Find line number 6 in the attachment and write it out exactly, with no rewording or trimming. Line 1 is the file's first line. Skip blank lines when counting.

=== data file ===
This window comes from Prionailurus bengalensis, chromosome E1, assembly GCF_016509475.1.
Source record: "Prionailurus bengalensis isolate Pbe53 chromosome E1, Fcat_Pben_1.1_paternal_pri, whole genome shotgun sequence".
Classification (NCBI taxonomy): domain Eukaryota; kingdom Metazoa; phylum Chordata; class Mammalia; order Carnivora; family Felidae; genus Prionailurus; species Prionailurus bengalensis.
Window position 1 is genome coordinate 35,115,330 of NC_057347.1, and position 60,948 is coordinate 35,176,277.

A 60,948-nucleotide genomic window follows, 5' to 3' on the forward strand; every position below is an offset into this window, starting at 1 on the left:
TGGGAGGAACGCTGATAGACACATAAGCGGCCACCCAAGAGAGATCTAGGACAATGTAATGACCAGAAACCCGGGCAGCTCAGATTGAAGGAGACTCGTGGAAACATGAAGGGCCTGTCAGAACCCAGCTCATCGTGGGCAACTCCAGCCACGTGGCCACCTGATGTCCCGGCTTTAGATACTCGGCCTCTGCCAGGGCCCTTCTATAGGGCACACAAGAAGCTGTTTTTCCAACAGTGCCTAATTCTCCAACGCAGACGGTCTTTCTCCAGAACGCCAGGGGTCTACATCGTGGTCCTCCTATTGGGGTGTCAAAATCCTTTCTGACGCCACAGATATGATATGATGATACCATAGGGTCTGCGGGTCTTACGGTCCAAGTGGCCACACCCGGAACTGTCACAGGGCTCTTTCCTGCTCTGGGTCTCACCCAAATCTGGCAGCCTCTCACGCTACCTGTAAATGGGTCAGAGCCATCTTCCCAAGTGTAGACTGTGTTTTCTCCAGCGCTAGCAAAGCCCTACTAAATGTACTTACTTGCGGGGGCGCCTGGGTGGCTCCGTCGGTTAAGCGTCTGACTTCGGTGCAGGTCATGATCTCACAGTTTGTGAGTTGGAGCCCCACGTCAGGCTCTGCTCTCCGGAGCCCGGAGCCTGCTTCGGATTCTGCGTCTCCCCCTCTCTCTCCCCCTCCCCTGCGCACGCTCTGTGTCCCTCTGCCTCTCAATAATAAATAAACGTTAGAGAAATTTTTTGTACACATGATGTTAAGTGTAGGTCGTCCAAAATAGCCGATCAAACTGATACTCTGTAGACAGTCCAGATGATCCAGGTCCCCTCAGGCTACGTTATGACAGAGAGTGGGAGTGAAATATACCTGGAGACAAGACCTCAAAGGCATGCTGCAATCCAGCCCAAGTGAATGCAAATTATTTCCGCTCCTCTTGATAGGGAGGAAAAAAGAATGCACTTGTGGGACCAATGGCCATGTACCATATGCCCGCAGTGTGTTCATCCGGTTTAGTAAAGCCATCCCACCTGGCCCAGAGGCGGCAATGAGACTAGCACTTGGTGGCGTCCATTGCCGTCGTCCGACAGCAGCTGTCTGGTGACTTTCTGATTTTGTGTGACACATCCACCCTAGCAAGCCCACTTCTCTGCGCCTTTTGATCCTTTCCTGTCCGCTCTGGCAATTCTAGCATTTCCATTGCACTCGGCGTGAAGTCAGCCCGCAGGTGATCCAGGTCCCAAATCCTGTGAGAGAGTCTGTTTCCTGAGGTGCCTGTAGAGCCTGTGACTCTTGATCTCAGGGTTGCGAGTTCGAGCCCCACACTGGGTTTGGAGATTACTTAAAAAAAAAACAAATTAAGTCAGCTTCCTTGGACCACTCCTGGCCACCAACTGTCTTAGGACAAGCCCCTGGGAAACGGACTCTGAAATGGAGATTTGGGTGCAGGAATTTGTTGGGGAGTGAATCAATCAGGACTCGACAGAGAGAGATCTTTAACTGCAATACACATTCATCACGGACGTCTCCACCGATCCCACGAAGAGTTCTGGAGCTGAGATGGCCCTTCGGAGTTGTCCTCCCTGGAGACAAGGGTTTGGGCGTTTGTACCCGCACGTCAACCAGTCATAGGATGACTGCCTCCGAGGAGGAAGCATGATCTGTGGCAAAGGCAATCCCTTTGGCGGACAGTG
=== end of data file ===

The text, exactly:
TGGGAGGAACGCTGATAGACACATAAGCGGCCACCCAAGAGAGATCTAGGACAATGTAATGACCAGAAACCCGGGCAGCTCAGATTGAAGGAGACTCGTGGAAACATGAAGGGCCTGTCAGAACCCAGCTCATCGTGGGCAACTCCAGCCACGTGGCCACCTGATGTCCCGGCTTTAGATACTCGGCCTCTGCCAGGGCCCTTCTATAGGGCACACAAGAAGCTGTTTTTCCAACAGTGCCTAATTCTCCAACGCAGACGGTCTTTCTCCAGAACGCCAGGGGTCTACATCGTGGTCCTCCTATTGGGGTGTCAAAATCCTTTCTGACGCCACAGATATGATATGATGATACCATAGGGTCTGCGGGTCTTACGGTCCAAGTGGCCACACCCGGAACTGTCACAGGGCTCTTTCCTGCTCTGGGTCTCACCCAAATCTGGCAGCCTCTCACGCTACCTGTAAATGGGTCAGAGCCATCTTCCCAAGTGTAGACTGTGTTTTCTCCAGCGCTAGCAAAGCCCTACTAAATGTACTTACTTGCGGGGGCGCCTGGGTGGCTCCGTCGGTTAAGCGTCTGACTTCGGTGCAGGTCATGATCTCACAGTTTGTGAGTTGGAGCCCCACGTCAGGCTCTGCTCTCCGGAGCCCGGAGCCTGCTTCGGATTCTGCGTCTCCCCCTCTCTCTCCCCCTCCCCTGCGCACGCTCTGTGTCCCTCTGCCTCTCAATAATAAATAAACGTTAGAGAAATTTTTTGTACACATGATGTTAAGTGTAGGTCGTCCAAAATAGCCGATCAAACTGATACTCTGTAGACAGTCCAGATGATCCAGGTCCCCTCAGGCTACGTTATGACAGAGAGTGGGAGTGAAATATACCTGGAGACAAGACCTCAAAGGCATGCTGCAATCCAGCCCAAGTGAATGCAAATTATTTCCGCTCCTCTTGATAGGGAGGAAAAAAGAATGCACTTGTGGGACCAATGGCCATGTACCATATGCCCGCAGTGTGTTCATCCGGTTTAGTAAAGCCATCCCACCTGGCCCAGAGGCGGCAATGAGACTAGCACTTGGTGGCGTCCATTGCCGTCGTCCGACAGCAGCTGTCTGGTGACTTTCTGATTTTGTGTGACACATCCACCCTAGCAAGCCCACTTCTCTGCGCCTTTTGATCCTTTCCTGTCCGCTCTGGCAATTCTAGCATTTCCATTGCACTCGGCGTGAAGTCAGCCCGCAGGTGATCCAGGTCCCAAATCCTGTGAGAGAGTCTGTTTCCTGAGGTGCCTGTAGAGCCTGTGACTCTTGATCTCAGGGTTGCGAGTTCGAGCCCCACACTGGGTTTGGAGATTACTTAAAAAAAAAACAAATTAAGTCAGCTTCCTTGGACCACTCCTGGCCACCAACTGTCTTAGGACAAGCCCCTGGGAAACGGACTCTGAAATGGAGATTTGGGTGCAGGAATTTGTTGGGGAGTGAATCAATCAGGACTCGACAGAGAGAGATCTTTAACTGCAATACACATTCATCACGGACGTCTCCACCGATCCCACGAAGAGTTCTGGAGCTGAGATGGCCCTTCGGAGTTGTCCTCCCTGGAGACAAGGGTTTGGGCGTTTGTACCCGCACGTCAACCAGTCATAGGATGACTGCCTCCGAGGAGGAAGCATGATCTGTGGCAAAGGCAATCCCTTTGGCGGACAGTG